Australian wildfires cause crisis and worry

Last updated:

In September of 2019, dozens of fires and heatwaves struck Australia, specifically starting in New South Wales, causing the government to declare it an emergency by November. At least 28 people were found dead, including three volunteer firefighters, more are missing, and around 3,000 homes are damaged are destroyed. Roughly 26 million acres have burned, which as a reference, is a similar size of South Korea, rapidly becoming one of the most devastating fires history has seen. 

Summer in Australia starts from December to February, the weather being extremely dry and hot. Fire season typically peaks in late January and early February, provoking more panic and worry from people worldwide. However, the fires aren’t the only problem Australia has to face, as smoke has become another major issue. Australia’s capital recorded the worst pollution it’s ever seen on Jan. 1, with the air quality 23 times higher than what is considered hazardous. Creeping into birthing rooms, emergency rooms, preventing MRI machines from working, and triggering respiratory distress in one woman who died soon after are all outcomes of the uncontrollable amount of smoke that results from the wildfires. 

Because most fires initially started in forests and dry locations with a large amount of wood, it is natural that more animals have faced worse than people. According to one estimate from the University of Sydney, more than one billion mammals, birds, and reptiles lost their lives in the fires. Out of the one billion, around 8,000 koalas are believed to have died, which is roughly a third of all koalas in New South Wales. “The potential impacts on wildlife are devastating,” said Crystal Kolden, an associate professor of fire science at the University of Idaho. “There won’t be a full accounting for how bad it actually is for years. Although some ecosystems, like eucalyptus forests, are prone to fires and will come back, Australia is also home to pockets of vegetation, inhabited by species that have managed to survive for millions of years.”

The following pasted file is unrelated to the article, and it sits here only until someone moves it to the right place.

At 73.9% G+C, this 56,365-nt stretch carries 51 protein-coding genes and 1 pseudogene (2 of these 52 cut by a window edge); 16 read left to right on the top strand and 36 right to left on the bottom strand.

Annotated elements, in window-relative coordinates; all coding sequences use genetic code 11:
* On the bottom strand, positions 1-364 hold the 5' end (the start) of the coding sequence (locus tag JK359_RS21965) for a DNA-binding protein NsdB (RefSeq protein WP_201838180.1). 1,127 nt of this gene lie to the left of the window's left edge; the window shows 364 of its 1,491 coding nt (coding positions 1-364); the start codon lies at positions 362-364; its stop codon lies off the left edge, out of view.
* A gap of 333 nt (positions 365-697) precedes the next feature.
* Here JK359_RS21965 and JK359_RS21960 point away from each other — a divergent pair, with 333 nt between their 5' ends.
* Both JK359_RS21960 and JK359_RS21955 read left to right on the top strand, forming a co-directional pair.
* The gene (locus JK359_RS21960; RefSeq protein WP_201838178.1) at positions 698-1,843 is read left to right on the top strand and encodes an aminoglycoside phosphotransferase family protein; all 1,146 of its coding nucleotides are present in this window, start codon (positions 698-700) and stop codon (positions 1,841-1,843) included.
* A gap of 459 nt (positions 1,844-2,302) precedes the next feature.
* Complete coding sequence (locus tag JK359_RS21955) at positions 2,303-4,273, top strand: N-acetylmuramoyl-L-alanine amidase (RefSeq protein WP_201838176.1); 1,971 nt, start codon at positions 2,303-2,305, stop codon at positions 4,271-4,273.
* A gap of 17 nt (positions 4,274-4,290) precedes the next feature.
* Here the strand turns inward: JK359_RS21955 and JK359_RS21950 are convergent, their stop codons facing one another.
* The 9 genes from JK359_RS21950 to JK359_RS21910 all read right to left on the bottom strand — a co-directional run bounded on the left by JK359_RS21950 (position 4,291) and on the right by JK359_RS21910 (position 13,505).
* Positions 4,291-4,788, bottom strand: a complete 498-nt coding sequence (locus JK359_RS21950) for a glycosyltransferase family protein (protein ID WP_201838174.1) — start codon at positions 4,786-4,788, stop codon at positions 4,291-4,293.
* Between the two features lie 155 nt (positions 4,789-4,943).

Australia’s only hope right now are volunteer firefighters, especially in rural and countryside bushes where not a large number of professional firefighters are available. To bolster the local forces, the Australian military sent in its own aircraft and vessels and 3,000 army reservists. Help is also coming from abroad – the United States and Canada have sent firefighters to battle the blazes, and Malaysia is preparing to send help as well. Despite this help, experts say that there is not much firefighters can do, until there is enough rain to stop the blazes or the fires run out of fuel until they burn themselves out. A large number of celebrities have also helped out, such as Ellen DeGeneres, Selena Gomez, Shawn Mendes, Chris Hemsworth, Kylie Jenner, and a lot more. These stars donated from about $500,000 to $1 million to various different organizations, showing their concern, while also encouraging their fans and followers to do the same as well. Although there is much effort being put into stopping the burns and damage, only time will tell exactly how much the fires have harmed Australia. 

More Stories
A new global crisis: The Wuhan Coronavirus